Whether you plan to buy or not, Christie’s latest auction of modern and contemporary art from Turkey, Iran and the Middle East is an opportunity you can’t afford to miss.
The history of modern and contemporary art is defined as much by the names of patrons and collectors as it is by the artists themselves: Frick, Mellon, Stein, Guggenheim, Gulbenkian and Saatchi. Among artists and collectors on a budget however, few names elicit as much inspiration, affection and respect as Dorothy and Herbert Vogel.
The Vogels’ example
An unlikely husband and wife team, the Vogels were living proof that you can become a serious art collector even on a limited budget with limited space. Buying only what they could afford – Dorothy was a librarian and Herb was a postal clerk – the couple managed to create one of America’s most important collections of 20th-century conceptualist and minimalist art, collecting almost 5,000 works over a 50-year period. The collection had to fit inside their tiny one-bedroom, rent-controlled apartment on New York’s Upper East Side. In 1991, the National Gallery of Art in Washington DC acquired a significant portion of the collection.
Grab a bargain
From Sunday to October 24, the international auctioneers Christie’s will give budding collectors in the UAE the chance to copy the Vogels with a sale of modern and contemporary art from Iran, Turkey and the Middle East. Promising museum-grade works of art at something approaching affordable prices, the sale has a two-part structure that shows work by younger, contemporary artists alongside pieces by already recognised modern masters and more established names.
Part one of the sale boasts two paintings by Mahmoud Said, Pêcheurs à Rosette (1941) and El Zar (c.1939), neither of which have appeared at auction before. Described as the “father of modern Egyptian painting”, Said’s The Whirling Dervishes (1929) set a new world record for a Middle Eastern artwork when it fetched US$2.5 million (Dh9.2m) at a previous Christie’s Dubai auction in 2010.
Part two of the sale includes more accessible pieces such as Camille Zakharia’s The Fortune Teller, a photomontage/collage from 2010 that’s estimated to achieve $5,000-7,000. Zakaria left Lebanon during the Civil War and his work explores themes of identity, belonging and home.
For Hala Khayat, Christie’s Dubai-based specialist for contemporary Middle Eastern & Iranian art, the more modest valuation commanded by such pieces doesn’t detract from their quality or make them any less compelling. “Works on paper are very exciting. People here were not aware of this kind of art but now it is in demand. The quality is definitely there.”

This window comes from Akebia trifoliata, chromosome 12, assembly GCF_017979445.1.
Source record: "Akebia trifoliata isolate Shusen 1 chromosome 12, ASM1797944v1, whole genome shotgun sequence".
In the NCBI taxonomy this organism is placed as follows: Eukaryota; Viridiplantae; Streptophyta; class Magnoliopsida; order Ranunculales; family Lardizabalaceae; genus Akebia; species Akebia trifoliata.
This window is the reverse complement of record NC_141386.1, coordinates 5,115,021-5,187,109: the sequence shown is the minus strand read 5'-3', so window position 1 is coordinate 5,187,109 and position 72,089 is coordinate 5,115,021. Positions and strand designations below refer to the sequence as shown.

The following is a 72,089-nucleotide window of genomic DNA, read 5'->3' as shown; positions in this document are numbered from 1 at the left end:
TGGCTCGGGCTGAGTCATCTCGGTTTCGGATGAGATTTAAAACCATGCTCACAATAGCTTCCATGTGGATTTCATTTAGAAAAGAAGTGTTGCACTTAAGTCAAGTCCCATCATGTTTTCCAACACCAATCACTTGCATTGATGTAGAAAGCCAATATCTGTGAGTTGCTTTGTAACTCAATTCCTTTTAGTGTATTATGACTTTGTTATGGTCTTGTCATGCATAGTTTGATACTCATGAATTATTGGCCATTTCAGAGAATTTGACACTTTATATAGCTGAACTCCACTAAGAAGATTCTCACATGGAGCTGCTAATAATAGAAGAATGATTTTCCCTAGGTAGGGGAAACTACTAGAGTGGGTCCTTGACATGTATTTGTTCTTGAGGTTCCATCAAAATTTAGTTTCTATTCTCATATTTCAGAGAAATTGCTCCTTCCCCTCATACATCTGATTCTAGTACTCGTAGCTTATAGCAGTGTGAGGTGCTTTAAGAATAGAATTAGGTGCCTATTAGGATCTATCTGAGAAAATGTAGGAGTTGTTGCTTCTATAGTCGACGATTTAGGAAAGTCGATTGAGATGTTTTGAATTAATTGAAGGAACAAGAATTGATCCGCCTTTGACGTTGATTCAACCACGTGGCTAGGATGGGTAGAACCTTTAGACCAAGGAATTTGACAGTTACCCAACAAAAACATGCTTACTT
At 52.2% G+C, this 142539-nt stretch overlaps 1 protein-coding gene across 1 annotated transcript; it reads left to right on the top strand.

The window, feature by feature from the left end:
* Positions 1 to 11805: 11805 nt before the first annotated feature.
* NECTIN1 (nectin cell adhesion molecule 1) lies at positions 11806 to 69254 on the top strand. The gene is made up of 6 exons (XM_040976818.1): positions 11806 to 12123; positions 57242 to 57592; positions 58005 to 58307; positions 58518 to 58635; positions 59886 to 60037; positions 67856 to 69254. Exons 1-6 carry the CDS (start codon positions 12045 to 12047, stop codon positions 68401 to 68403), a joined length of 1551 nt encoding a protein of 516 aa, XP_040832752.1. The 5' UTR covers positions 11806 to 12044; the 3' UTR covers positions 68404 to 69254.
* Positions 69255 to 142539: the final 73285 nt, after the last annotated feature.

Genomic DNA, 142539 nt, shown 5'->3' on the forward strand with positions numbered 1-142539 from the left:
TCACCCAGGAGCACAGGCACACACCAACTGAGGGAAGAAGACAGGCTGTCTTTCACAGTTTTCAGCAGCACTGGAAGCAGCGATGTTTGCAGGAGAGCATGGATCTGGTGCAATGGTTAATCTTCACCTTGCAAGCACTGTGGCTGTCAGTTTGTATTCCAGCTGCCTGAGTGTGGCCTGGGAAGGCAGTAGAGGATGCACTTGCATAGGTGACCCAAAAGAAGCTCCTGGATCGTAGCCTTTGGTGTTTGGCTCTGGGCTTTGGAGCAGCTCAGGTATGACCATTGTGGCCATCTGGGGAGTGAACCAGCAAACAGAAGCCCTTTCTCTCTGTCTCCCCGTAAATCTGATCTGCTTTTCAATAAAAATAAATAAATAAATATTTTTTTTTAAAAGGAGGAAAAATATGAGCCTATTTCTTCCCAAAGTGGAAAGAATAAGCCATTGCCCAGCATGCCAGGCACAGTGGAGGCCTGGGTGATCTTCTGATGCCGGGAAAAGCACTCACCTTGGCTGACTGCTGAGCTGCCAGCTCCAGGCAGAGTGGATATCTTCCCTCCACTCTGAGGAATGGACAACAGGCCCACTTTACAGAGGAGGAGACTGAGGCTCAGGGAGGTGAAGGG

A free show
Khayat is also keen to attract visitors to the free viewings that proceed the auctions, even if they have no intention of making a bid. “The sale is like a small museum for a few days, but when the sale is over, many of these pieces may never be seen again. We have invited students from several local universities. It’s a great opportunity to come and see the work.”
Quality and rarity
For Khayat, much of the excitement around the work stems not just from its rarity and quality (she spends many months selecting pieces for each sale) but also from the fact that auctions such as this play an important role in helping to develop a wider appreciation for the art of the Middle East.
“The quality of art produced in the region in the 1950s, 1960s, and 1970s was amazing. In terms of quality, it’s no different from work that was being produced in Paris or London or Germany at the same time. These artists were authentic. They were true to themselves and to their own identity. I’m really happy to play a small part in bringing this work to a wider audience.”
An unfolding story
The story of modern and contemporary art in the Middle East is still unfolding. Much of its history is uncharted territory, and until recently, the art of the region has been characterised by an absence of infrastructure in the form of the archives, libraries, and foundation narratives that are taken for granted in the West.
Until museums such as the Guggenheim Abu Dhabi open and establish a regional canon, auctions offer serious art lovers the opportunity to help shape that future, but as the Vogels and Khayat would agree, that’s an investment that can only really come from a genuine appreciation of the work.
Christie’s auction of Modern and Contemporary Arab, Iranian and Turkish Art, sponsored by Zurich, takes place at the Jumeirah Emirates Towers Hotel, Dubai, on October 23 and 24, 2012. Free viewings are open to the public on Sunday and Monday (2pm to 10pm), October 23 (10am to 10pm selected lots) and October 24 (10am to noon, selected lots). For more information telephone 04 425 5647 or visit www.christies.com
A version of this article appeared in The National, Abu Dhabi